The “4th Industrial Revolution”, better known as “Industry 4.0”, which was initiated by the German government and first announced at the Hanover Fair, started as early as 2011. The aim is to make manufacturing companies operate more intelligently and efficiently and to move them into the age of digitization. Above all, companies should be able to react faster and more flexibly to customer and production orders, improve the system and interaction between employees, machinery and process management and realize an optimized networking of all parties involved. The goal is therefore not only the optimization of individual production steps, but a complete upgrade of the entire value-added chain, even across locations.
The challenges of networking, automation and digitization are correspondingly high and even years after the introduction of the term, many companies are still at the beginning of their measures. In particular, internal IT systems and software are the biggest hurdles that can significantly slow down the transfer.
Industry 4.0 means the digitization of the production steps, from development to prototyping to physical delivery. Using CAD data and 3D systems, materials can be simulated virtually on the computer in the early stages of an order, and production processes can be designed and controlled. One goal can be to design automated production processes for later purposes/future orders in such a way that they can be transferred 1:1 to other concepts or adapted with only a few changes. The starting point for this is a complete mapping of all components, machines, people and infrastructures involved as well as the intelligent transfer into existing technical and business systems. The digital image can also be used to quickly detect faults and errors that can impair the smooth running of the entire production and supply chain. Even the wear of machines or components can be calculated in advance or during production, so that further production can be influenced. The challenge of developing new materials, such as aluminium with lower weight and increasing load-bearing capacity, can also be simulated on the computer using digital systems. This calculates and visualizes possible constellations that could occur during production. This also eliminates the trial and error principle as it has been used then and now. However, the prerequisite for this is the exact analysis of the material – down to the microstructure in the nanometer range.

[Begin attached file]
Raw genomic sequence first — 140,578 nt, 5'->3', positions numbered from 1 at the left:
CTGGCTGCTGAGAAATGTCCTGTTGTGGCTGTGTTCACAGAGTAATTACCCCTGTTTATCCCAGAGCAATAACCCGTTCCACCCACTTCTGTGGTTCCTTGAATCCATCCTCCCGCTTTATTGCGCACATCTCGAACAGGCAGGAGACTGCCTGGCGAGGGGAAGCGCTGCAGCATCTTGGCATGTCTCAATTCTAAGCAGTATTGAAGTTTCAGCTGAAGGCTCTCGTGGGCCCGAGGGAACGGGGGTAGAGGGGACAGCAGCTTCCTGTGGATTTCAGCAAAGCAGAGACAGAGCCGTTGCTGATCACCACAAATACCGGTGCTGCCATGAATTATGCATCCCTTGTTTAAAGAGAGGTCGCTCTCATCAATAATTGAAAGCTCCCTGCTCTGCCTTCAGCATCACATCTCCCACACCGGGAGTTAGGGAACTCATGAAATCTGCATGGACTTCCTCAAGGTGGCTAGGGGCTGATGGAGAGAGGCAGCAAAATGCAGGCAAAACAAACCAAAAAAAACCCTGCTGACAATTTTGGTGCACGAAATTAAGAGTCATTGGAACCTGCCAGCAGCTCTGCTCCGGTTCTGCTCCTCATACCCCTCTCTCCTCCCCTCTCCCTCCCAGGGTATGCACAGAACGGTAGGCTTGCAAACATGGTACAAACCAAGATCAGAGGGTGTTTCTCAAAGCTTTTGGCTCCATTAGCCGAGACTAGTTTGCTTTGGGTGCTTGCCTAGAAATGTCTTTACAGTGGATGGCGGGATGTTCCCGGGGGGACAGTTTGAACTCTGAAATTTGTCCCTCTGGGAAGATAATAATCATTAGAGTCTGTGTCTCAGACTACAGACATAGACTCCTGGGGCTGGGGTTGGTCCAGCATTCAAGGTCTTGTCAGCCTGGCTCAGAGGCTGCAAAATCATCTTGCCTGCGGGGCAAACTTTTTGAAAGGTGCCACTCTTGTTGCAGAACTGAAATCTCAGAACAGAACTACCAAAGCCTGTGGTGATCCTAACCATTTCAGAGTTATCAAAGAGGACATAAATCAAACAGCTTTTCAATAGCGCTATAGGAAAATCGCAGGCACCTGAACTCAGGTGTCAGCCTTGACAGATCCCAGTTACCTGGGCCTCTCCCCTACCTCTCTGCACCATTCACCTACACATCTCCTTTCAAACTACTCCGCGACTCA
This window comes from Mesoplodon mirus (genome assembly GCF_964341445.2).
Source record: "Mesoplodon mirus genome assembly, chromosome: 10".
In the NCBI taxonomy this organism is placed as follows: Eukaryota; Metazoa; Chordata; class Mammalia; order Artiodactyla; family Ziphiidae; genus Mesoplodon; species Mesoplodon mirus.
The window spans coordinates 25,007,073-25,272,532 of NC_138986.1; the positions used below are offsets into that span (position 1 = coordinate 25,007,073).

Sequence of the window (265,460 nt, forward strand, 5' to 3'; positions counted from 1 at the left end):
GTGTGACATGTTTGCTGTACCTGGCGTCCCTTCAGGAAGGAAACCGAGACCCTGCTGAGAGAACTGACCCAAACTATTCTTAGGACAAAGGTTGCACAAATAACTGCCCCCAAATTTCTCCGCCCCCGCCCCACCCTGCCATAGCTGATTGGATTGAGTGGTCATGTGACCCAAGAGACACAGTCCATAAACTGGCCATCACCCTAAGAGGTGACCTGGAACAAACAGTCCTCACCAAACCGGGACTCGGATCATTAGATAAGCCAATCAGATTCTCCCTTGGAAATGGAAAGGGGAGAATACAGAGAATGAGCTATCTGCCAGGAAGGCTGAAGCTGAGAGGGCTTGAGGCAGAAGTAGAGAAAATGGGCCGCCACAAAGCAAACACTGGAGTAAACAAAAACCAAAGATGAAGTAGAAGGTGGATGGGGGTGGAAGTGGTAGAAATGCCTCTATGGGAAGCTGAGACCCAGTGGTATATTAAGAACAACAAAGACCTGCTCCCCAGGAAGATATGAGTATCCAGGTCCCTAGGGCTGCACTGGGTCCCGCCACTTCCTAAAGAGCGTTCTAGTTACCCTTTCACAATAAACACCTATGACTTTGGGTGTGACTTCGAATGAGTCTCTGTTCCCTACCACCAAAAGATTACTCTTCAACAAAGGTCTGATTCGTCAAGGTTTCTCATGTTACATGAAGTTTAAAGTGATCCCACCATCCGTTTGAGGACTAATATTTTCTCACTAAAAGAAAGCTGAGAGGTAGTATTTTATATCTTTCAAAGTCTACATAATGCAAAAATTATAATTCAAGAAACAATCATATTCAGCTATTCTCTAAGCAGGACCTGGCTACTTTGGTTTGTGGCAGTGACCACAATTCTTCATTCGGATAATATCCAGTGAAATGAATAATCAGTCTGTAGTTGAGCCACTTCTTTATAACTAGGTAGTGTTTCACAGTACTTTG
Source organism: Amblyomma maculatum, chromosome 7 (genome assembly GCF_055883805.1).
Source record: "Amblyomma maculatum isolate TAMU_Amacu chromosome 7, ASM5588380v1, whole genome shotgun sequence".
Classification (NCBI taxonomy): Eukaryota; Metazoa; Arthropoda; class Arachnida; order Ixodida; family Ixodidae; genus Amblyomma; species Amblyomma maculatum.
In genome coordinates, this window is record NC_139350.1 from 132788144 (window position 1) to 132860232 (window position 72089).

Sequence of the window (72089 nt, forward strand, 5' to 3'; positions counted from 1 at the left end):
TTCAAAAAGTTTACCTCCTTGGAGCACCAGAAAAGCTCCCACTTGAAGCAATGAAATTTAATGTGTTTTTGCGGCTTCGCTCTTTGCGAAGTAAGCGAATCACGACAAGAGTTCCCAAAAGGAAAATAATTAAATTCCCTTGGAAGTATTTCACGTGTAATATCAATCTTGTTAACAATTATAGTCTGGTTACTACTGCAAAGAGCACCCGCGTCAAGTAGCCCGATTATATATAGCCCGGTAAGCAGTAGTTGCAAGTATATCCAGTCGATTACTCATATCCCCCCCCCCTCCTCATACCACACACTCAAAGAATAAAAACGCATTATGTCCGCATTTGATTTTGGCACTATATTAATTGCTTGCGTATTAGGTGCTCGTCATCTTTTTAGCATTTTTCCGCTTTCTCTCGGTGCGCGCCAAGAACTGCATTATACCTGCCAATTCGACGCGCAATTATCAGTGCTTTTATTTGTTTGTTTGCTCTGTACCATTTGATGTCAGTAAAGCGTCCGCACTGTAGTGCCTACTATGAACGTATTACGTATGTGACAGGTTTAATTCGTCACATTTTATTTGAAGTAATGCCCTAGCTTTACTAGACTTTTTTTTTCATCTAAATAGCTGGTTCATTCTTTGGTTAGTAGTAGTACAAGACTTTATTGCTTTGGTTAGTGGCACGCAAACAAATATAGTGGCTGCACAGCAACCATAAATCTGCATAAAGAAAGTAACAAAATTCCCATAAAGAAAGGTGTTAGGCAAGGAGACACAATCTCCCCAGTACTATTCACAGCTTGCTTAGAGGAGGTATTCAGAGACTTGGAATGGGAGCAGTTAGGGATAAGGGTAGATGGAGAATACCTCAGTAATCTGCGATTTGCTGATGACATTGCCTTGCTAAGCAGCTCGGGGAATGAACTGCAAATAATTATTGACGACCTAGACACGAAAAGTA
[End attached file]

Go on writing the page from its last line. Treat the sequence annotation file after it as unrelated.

Historically, there were three preliminary stages of industry 4.0 – hence the corresponding numbering used today. The first stage of industrialization (quasi Industry 1.0) was the revolution of steam and water power. The next stage heralded the start of mass or series production, already with electrical assistance. Subsequently, the use of information technology and electronics to automate production coined the term Industry 3.0, whereby all three preliminary stages were never specified in this form from any known source.
If the advantages of industrialization 4.0 are obvious, e.g. cost savings, shortening of time to market, efficient production, minimization of accidents and increase of safety, considerable disadvantages arise at the same time. Thus, industry 4.0 is pushing in the direction of production automation, so that the human being is replaced by machines or IT systems. This artificial intelligence will significantly increase the demand for complex jobs. However, this process will take a long time and will not play an (ethical) role for all manufacturing companies. Industry 4.0 is therefore still a project for the future.